The Jack-of-all-Trades for Neuroendocrine Tumor Therapy

by | Feb 2, 2017

Upconversion nanoparticle-based micelles for neuroendocrine tumor theranostics.

Developing effective therapeutics for cancer is certainly not the easiest field of drug development, as the drugs have to meet several, often contradictory requirements. i) In order to minimize negative effects on the patient’s health the highly toxic therapeutics have to be delivered exclusively to cancer cells. ii) As tumor cells are fast in developing drug resistances, it is desired to combine several drugs with distinct modes of action for maximized effect. iii) And lastly, sensitive and specific diagnostics are needed to allow for determination of therapy success. These requirements are especially important for the treatment of neuroendocrine tumors. Such slow growing tumors are often metastatic at discovery, a stage of cancer that is extremely life-threatening but cannot be treated by surgery.

In a recent Communication in Advanced Functional Materials, Herbert Chen from the University of Alabama, Shaoqin Gong from the University of Wisconsin and their co-workers developed upconversion nanoparticle-based micelles for neuroendocrine tumor theranostics that meet the above requirements.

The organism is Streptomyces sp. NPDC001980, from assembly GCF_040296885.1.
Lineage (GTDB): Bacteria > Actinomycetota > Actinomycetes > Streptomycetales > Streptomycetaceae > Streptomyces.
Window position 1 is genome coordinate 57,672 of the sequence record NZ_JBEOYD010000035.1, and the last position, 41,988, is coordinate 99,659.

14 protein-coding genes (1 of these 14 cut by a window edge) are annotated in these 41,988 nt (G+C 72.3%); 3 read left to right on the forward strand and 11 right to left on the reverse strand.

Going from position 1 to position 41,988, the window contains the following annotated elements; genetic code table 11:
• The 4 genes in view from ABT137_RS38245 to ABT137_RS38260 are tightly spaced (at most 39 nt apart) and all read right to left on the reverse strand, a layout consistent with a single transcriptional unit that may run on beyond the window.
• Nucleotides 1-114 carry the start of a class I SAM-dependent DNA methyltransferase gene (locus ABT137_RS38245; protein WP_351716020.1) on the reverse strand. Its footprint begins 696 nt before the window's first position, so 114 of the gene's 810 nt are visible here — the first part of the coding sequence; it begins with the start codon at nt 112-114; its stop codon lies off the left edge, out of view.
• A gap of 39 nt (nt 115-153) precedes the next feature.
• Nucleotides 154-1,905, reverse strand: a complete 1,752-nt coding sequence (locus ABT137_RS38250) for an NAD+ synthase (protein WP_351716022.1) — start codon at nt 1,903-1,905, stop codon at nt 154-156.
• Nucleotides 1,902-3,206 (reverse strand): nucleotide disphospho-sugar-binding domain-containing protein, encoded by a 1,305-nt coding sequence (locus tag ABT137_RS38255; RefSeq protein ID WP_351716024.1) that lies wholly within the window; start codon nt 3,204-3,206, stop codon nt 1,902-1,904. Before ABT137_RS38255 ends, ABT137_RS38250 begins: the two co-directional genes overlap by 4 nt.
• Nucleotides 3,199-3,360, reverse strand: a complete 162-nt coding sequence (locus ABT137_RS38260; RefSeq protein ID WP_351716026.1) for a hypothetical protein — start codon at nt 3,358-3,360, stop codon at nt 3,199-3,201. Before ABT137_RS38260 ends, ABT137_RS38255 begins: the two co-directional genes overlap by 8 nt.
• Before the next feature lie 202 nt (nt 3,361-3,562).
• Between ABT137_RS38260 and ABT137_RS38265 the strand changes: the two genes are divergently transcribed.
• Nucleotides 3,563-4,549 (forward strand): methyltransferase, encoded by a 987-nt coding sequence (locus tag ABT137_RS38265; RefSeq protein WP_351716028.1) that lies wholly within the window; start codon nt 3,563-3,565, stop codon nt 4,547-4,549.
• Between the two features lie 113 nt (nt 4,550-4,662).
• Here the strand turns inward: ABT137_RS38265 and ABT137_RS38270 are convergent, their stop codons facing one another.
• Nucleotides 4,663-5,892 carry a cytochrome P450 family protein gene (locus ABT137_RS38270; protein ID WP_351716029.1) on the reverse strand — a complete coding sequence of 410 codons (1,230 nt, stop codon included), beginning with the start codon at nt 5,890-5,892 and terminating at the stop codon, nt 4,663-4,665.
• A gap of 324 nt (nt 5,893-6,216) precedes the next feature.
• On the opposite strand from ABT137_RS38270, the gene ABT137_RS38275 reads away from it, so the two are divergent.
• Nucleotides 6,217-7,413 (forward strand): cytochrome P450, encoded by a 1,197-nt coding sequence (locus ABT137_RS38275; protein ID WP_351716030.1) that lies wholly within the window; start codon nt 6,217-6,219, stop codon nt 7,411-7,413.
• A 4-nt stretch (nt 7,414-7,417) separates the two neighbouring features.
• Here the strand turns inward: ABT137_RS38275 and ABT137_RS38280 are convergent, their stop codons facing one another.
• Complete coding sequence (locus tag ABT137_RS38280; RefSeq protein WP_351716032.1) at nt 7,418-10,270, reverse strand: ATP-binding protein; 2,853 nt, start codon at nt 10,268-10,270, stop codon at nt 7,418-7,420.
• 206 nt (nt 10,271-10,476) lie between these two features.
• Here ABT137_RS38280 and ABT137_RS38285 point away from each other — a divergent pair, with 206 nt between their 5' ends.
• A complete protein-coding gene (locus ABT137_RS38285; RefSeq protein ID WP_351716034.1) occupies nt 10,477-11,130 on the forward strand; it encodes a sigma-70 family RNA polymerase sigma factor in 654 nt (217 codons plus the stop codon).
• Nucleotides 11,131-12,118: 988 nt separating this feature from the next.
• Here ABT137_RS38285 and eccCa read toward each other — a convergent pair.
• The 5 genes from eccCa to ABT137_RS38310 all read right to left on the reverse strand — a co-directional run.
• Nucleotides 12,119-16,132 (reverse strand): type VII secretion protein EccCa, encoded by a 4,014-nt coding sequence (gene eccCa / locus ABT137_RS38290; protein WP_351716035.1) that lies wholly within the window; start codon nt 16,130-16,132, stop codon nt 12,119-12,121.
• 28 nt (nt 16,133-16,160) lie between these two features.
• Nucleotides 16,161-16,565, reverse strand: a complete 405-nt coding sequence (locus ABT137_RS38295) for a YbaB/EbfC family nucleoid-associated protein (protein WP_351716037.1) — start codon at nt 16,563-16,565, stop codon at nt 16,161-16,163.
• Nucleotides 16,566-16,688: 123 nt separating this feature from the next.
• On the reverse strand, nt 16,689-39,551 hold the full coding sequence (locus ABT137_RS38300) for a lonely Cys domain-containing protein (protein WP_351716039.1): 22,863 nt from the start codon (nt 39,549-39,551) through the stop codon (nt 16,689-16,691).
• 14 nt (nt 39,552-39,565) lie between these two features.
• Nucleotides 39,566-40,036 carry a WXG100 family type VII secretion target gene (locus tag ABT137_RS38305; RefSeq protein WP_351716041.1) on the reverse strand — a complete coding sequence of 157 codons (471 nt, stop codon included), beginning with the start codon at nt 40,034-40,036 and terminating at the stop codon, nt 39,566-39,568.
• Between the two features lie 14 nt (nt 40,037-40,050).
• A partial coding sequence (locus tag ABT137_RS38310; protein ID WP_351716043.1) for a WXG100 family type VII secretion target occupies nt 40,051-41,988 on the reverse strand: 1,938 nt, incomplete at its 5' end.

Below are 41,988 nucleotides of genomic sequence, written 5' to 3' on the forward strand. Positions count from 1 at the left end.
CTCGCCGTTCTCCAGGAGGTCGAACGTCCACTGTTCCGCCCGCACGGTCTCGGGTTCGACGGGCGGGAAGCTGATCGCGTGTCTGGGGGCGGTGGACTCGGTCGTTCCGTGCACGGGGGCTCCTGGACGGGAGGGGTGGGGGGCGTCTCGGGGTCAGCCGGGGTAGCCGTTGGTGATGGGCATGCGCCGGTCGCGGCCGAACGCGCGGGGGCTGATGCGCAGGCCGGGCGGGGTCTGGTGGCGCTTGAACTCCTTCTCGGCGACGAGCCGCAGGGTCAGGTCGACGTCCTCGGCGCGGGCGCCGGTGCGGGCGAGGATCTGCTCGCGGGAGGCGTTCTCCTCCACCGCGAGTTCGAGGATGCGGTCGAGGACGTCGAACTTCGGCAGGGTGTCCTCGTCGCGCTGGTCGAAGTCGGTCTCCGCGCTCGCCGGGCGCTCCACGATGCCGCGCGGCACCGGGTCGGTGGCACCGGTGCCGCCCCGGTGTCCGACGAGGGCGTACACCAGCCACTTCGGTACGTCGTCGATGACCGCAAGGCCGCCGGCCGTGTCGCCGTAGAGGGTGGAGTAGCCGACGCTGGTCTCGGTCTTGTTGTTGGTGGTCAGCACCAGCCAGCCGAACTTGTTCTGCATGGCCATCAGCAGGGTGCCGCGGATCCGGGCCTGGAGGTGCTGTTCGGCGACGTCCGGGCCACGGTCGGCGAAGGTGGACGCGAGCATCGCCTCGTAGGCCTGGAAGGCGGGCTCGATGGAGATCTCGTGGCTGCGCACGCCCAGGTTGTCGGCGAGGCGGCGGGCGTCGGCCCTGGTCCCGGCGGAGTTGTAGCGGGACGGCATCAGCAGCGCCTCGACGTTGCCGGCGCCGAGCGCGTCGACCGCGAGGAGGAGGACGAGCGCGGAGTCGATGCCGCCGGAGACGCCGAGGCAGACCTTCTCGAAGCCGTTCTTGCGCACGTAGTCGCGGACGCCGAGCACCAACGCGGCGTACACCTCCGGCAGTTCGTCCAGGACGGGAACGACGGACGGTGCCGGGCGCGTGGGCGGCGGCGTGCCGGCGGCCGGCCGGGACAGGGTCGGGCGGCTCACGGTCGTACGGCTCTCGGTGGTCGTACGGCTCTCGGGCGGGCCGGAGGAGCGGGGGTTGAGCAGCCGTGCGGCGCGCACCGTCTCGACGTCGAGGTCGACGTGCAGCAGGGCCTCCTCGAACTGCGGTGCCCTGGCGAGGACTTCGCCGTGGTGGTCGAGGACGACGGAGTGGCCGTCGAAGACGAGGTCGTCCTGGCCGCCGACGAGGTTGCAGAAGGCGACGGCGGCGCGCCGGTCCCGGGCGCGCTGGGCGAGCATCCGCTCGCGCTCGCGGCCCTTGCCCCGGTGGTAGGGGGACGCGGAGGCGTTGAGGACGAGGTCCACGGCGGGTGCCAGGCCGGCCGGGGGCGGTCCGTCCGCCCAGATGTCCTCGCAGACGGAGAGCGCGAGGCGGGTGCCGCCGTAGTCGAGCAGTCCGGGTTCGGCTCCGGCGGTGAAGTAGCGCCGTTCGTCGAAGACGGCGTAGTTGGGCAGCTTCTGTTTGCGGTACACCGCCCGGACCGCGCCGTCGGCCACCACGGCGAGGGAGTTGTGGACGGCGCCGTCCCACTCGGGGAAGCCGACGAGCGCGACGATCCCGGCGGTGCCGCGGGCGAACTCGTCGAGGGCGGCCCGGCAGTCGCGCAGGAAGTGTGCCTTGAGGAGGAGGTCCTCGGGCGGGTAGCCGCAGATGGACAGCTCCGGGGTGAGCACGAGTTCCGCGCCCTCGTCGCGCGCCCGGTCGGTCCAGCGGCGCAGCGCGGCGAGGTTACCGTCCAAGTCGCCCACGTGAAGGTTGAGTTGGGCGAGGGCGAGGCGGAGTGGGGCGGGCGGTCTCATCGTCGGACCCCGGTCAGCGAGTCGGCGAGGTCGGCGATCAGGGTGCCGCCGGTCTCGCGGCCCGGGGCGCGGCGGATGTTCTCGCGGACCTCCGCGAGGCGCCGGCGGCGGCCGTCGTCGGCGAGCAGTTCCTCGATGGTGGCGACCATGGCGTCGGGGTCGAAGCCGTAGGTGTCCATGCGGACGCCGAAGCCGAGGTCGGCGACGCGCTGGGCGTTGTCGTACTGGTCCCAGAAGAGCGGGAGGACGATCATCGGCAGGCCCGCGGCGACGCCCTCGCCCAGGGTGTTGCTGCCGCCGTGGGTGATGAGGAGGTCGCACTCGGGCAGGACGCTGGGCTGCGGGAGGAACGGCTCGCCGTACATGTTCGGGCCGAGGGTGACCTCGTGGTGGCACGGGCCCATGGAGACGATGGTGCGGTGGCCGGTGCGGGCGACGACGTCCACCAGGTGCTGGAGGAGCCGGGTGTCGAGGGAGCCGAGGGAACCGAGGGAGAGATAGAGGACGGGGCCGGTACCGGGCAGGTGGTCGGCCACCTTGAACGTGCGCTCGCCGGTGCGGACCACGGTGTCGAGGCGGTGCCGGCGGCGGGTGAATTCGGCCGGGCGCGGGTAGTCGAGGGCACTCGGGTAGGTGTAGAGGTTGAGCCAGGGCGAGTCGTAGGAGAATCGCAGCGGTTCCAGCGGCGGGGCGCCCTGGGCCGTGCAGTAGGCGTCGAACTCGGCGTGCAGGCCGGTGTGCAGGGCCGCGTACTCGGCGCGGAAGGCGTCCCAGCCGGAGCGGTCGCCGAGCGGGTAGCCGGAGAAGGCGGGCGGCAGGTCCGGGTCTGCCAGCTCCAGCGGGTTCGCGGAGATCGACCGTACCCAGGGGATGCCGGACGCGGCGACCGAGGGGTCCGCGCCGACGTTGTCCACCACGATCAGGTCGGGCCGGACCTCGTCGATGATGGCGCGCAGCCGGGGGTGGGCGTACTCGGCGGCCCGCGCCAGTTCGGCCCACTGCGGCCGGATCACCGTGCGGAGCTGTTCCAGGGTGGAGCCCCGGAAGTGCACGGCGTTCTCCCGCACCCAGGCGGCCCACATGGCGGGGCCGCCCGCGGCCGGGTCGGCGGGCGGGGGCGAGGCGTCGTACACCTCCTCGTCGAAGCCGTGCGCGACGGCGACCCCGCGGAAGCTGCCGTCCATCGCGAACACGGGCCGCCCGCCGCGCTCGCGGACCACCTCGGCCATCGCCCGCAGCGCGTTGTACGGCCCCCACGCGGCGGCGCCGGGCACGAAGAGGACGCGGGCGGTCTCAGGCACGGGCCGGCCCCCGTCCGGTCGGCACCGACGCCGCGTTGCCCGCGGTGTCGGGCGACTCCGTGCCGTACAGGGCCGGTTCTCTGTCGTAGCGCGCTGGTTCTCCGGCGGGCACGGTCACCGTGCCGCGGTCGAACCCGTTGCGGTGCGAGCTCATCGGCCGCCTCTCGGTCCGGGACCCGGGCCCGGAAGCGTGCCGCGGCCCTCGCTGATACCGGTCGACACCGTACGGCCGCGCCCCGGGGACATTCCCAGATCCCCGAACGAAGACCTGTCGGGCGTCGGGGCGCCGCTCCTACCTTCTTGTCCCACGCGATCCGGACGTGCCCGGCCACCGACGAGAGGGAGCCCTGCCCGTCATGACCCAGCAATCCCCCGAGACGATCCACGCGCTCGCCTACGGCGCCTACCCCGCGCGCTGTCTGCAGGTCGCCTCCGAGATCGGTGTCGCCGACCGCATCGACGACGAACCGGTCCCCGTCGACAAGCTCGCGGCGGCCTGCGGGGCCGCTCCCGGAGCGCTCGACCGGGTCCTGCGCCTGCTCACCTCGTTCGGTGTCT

The researchers functionalized individual upconversion nanoparticles with light-sensitive amphiphilic block copolymers in order to form degradable micelles, and a photosensitizer. The hydrophobic micelles can be loaded with a histone deacetylase inhibitor, thereby providing one therapeutic option. IR irradiation of the nanoparticle core allows for photothermal therapy, a second therapeutic approach. Lastly, functionalization of the particles with a peptide allows for specific targeting of neuroendocrine tumors.

Cellular uptake of the hydrophobic micelles occurs via the lyso-/endosomal pathway. NIR light irradiation of the system then triggers: the generation of phototherapeutic singlet oxygen, the cleavage of PNBMA, which renders the particles hydrophilic, and the emittance of 650 nm light that allows fluorescence imaging of the tumor. Having lost their hydrophobic properties, the particles release the second therapeutic. Read the full paper if you are interested in learning more about this jack-of-all trades approach.